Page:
Learning Music Theory
You might not realise it, but from the first time you first pick up an instrument and work from a score, you're learning music theory. From the basics of the treble clef onwards, everything you learn is music theory. Even learning to read music is part of this bigger whole. Think of it as a new language, with its own grammar and syntax.
Why You Need To Learn ItUnless you're always going to play by ear, you'll need to learn to read music. It's a useful, almost a vital skill for musicians. Since music is written in different keys, you'll need to know what notes make up those keys; in C, for example, it's C,D,E,F,G,A,B,C, but in D Major it's D,E,F#,G,A,B,C#, D, and you need to know that if you're going to join in, otherwise you'll make quite a racket.
If you plan to ever write a piece of music, you'll have to have quite a lot of theory under your belt to make different instruments harmonise and to understand the way different inversions, for instance, can completely change the way the chord sounds.
Learning ItYou absorb a lot simply by learning an instrument regarding keys, the length of different notes, intervals, and so on. This is part of the backbone of playing, and with this as your base, it's easy to absorb more theory, whether it's from books - there are plenty on the market - or from websites
Like any new language it can seem difficult to learn at first, remembering all the elements involved. Don't worry about it - like any language, you'll make mistakes as you learn, but in time you'll remember it all.
You might wonder how much music theory you need to learn. You can stop at what you need to play your instrument, of course, and you'll be fine. Or you could master all the intricacies of the language completely. That takes time and effort, of course, especially if you're going all the way to Grade 8 theory; however, unless you plan on plenty of serious composing, it's unlikely you'll need to go quite that far.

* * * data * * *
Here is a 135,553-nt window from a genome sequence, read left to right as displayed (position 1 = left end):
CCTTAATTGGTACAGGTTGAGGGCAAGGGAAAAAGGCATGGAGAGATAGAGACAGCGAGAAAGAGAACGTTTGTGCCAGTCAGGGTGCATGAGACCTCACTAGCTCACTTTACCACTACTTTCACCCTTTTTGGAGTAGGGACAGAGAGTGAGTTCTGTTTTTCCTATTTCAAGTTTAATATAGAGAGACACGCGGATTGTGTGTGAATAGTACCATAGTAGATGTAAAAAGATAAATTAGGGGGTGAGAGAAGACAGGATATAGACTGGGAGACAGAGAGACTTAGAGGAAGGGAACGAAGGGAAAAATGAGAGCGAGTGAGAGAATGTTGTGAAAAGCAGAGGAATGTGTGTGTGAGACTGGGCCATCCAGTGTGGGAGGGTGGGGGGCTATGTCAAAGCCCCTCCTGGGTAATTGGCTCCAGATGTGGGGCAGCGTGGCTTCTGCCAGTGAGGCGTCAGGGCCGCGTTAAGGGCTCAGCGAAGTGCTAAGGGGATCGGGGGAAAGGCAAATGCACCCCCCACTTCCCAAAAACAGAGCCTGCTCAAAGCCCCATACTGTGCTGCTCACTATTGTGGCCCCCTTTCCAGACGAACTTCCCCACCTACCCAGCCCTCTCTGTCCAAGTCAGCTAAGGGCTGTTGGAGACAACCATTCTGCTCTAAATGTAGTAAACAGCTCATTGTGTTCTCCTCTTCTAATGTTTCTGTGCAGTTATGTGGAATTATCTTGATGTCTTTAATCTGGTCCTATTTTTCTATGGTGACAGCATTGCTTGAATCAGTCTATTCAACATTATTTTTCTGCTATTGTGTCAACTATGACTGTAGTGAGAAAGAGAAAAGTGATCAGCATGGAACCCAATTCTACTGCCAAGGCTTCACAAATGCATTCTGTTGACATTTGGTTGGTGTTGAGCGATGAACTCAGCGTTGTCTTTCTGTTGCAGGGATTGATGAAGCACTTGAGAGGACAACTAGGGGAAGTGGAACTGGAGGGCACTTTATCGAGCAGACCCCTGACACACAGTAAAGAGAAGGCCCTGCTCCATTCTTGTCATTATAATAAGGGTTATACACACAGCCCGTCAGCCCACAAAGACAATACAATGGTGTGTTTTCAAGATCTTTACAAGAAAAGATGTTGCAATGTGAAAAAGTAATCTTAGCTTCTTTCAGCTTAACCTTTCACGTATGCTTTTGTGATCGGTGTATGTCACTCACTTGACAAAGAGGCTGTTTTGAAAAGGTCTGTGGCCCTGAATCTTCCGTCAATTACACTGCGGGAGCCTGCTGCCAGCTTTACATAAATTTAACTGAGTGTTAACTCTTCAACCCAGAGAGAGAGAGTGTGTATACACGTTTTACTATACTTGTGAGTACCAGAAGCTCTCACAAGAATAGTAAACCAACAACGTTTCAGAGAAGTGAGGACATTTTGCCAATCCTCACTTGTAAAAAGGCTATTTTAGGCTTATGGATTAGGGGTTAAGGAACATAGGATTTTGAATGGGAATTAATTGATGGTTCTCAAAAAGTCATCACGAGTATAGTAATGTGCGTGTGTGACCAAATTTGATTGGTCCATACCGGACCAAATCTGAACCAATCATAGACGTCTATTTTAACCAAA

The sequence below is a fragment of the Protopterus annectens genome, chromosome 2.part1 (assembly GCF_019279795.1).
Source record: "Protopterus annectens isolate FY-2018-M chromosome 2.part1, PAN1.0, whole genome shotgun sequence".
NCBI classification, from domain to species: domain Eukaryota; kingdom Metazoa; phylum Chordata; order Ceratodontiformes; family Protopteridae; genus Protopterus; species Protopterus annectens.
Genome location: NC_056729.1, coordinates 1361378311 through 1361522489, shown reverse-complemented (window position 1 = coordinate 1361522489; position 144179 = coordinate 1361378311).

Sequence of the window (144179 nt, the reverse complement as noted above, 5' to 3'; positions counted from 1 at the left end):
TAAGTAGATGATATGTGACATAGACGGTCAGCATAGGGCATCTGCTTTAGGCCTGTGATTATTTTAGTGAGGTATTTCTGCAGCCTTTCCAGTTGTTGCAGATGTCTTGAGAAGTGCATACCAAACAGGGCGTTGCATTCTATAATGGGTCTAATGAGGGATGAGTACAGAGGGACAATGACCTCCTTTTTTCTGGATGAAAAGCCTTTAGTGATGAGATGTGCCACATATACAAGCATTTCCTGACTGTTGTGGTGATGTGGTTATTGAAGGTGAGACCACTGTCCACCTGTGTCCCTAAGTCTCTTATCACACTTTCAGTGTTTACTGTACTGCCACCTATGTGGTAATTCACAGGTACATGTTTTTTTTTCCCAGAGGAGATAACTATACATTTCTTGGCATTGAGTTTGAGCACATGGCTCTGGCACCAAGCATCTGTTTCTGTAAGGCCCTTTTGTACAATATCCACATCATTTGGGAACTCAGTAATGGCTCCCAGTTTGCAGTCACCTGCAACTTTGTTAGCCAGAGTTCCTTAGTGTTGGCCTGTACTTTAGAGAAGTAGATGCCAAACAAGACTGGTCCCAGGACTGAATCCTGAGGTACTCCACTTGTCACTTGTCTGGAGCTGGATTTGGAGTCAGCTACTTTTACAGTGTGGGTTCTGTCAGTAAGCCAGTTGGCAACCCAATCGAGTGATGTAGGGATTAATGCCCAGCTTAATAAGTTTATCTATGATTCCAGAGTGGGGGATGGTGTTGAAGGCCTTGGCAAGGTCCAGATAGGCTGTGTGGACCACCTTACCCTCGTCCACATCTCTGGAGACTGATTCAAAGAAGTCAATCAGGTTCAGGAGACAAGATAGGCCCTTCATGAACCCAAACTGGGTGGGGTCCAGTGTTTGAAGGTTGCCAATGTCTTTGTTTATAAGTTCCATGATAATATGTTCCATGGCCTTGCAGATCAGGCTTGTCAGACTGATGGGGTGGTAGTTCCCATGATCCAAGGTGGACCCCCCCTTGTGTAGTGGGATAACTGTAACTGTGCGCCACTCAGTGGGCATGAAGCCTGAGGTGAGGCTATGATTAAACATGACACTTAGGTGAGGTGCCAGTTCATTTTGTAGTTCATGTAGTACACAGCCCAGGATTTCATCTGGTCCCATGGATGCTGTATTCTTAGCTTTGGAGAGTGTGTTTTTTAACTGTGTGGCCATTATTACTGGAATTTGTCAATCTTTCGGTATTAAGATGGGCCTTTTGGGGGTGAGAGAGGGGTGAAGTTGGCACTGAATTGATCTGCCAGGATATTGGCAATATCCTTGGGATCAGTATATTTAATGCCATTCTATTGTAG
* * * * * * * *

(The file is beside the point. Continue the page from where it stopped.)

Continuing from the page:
One of the best things about music theory is that you can try out each new concept on your instrument as you learn it, to illustrate the idea. It's far more concrete than simply reading a book.
Applying ItObviously, as said, music theory applies from the time you begin to play. But the more you learn, the more you can use. If you're playing with others informally, for instance, you might decide to put in a harmony line to the melody. The knowledge that a third or a fifth makes a good harmony allows you to do that.
That's one simple example; others abound. Everything you learn will apply at some point. If you're serious about learning an instrument and want to be able to do as much as possible with it, then continuing theory is a good idea. However, for most people, studying to Grade 5 of the Board exams will take you as far as you need to go.